Jacksonville in the bigger passenger train picture?

Aside from and unrelated to what is going on, on the FECI project, there is the Orlando Sunrail system, an actual commuter rail operation (think more passengers and less amenities) stretching from Deland to Poinciana. Sunrail will be up and running within the same rough time frame. Could it be that Tallahassee and Central Florida has discovered train operation is cheaper than building more freeway lanes?  Once Sunrail is running, you can bet Tampa and hopefully Jacksonville will be onboard.

Remember that trains from the north and trains from the south all converge within shouting distance of Jacksonville Terminal Station. Florida East Coast Railway has agreements to operate on the Norfolk Southern all the way to Atlanta, and the CEO of NS recently said something to the effect that they will operate any future passenger service over their own tracks. Where do they go? The Norfolk Southern runs from Jacksonville to Atlanta via Valdosta and is fairly close to I-75. Miami-Atlanta anyone?

Florida is an originating or terminating state for all railroads, that cross its borders and every line that enters the peninsular, passes right through Jacksonville. Jacksonville's geographic position as the hub between all lines north, Midwest and west and all lines south into peninsular Florida, makes us a natural hub even with the apathetic tendencies at City Hall.

Jacksonville is solidly on the map of the Southeast High Speed Rail System as it's southern terminus. SEHSR, like its cousins in Illinois, Michigan and New York, is actually moving along at a fairly rapid pace. The railroad is being built logically, in incremental steps, including a recent announcement of a grant allowing the next step toward restoration of the old Seaboard Railroad, Virginia - North Carolina 'S' line link. If this sounds familiar, it should, that's the same 'S' line that passes alongside north Main Street from Jacksonville, into South Georgia. The day might be approaching when the entirety of the old Seaboard route between Jacksonville and Savannah is reconstructed.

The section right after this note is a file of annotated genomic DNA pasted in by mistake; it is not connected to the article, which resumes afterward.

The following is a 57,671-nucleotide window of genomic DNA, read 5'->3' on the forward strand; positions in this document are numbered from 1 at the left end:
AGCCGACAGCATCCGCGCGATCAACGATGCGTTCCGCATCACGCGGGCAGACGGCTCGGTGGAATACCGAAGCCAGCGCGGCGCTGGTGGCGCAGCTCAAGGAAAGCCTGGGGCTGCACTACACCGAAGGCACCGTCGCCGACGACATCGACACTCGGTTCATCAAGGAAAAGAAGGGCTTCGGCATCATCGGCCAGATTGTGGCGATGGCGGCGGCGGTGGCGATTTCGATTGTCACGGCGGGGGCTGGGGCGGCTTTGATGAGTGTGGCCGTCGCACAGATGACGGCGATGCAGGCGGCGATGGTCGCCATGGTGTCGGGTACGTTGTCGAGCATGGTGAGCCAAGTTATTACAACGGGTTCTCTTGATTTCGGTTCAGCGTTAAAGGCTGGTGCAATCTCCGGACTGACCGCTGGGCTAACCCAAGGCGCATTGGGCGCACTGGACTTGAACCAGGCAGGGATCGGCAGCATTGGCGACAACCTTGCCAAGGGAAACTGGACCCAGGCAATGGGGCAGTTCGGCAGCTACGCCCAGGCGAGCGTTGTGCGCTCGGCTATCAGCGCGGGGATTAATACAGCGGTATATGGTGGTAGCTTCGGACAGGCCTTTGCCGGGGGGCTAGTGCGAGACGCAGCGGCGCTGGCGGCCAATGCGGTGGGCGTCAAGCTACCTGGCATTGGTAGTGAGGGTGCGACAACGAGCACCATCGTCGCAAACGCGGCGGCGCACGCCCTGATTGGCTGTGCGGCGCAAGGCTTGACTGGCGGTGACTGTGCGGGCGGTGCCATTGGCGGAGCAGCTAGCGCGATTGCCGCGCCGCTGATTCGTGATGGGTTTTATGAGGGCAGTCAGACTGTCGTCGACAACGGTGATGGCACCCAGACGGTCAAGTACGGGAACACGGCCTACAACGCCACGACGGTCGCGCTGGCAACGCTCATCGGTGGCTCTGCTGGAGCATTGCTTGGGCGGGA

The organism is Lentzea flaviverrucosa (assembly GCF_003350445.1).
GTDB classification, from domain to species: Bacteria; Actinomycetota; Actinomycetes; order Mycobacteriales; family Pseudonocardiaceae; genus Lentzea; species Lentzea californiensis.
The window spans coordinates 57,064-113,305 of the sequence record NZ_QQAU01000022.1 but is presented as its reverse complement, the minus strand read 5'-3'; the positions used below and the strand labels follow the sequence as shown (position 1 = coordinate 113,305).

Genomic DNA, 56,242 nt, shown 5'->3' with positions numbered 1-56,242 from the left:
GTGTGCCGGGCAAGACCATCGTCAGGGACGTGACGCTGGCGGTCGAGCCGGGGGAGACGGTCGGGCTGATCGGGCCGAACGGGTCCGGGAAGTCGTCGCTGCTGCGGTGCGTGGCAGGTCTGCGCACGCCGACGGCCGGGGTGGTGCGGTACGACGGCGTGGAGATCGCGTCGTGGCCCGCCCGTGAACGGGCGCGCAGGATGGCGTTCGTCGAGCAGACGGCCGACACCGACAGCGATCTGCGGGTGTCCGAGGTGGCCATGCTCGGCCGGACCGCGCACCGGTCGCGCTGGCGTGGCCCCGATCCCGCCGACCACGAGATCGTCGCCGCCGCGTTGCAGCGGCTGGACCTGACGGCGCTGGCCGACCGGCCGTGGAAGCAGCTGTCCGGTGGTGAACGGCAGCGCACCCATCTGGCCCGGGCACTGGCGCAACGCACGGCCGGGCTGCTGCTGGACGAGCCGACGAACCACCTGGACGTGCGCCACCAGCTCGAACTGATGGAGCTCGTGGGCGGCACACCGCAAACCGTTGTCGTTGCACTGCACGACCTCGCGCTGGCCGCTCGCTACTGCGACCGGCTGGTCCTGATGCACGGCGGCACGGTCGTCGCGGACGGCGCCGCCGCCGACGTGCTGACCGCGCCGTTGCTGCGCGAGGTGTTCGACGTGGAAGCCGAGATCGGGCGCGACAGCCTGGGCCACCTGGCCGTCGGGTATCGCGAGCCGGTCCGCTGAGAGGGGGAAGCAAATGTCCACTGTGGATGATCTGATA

Meanwhile in schizophrenic spurts, Amtrak is talking of more service between New York and Florida. The number I’ve heard from Amtrak officials is 6 trains to the northeast within a ‘reasonable time.’ Consider that those trains, while not high speed, could easily be the start of extending the Northeast Corridor into Florida.  Even if the Republicans take complete control of the government and kill Amtrak’s national long-distance system, it is unlikely that those senators and congressmen will scrap this link in their Florida vacation plans.

(MetroJacksonville photo)

How do we get to the Temple?

To achieve any of these goals there has to be a single, central, downtown, Jacksonville Terminal Station and if I'm not mistaken, that's what is carved in stone above those 14 massive sandstone columns at 1000 West Bay Street. Done right, that substantial head-house, as a multimodal station building would allow travelers to, as they once said, "Enter Jacksonville like a god."

Article by Robert Mann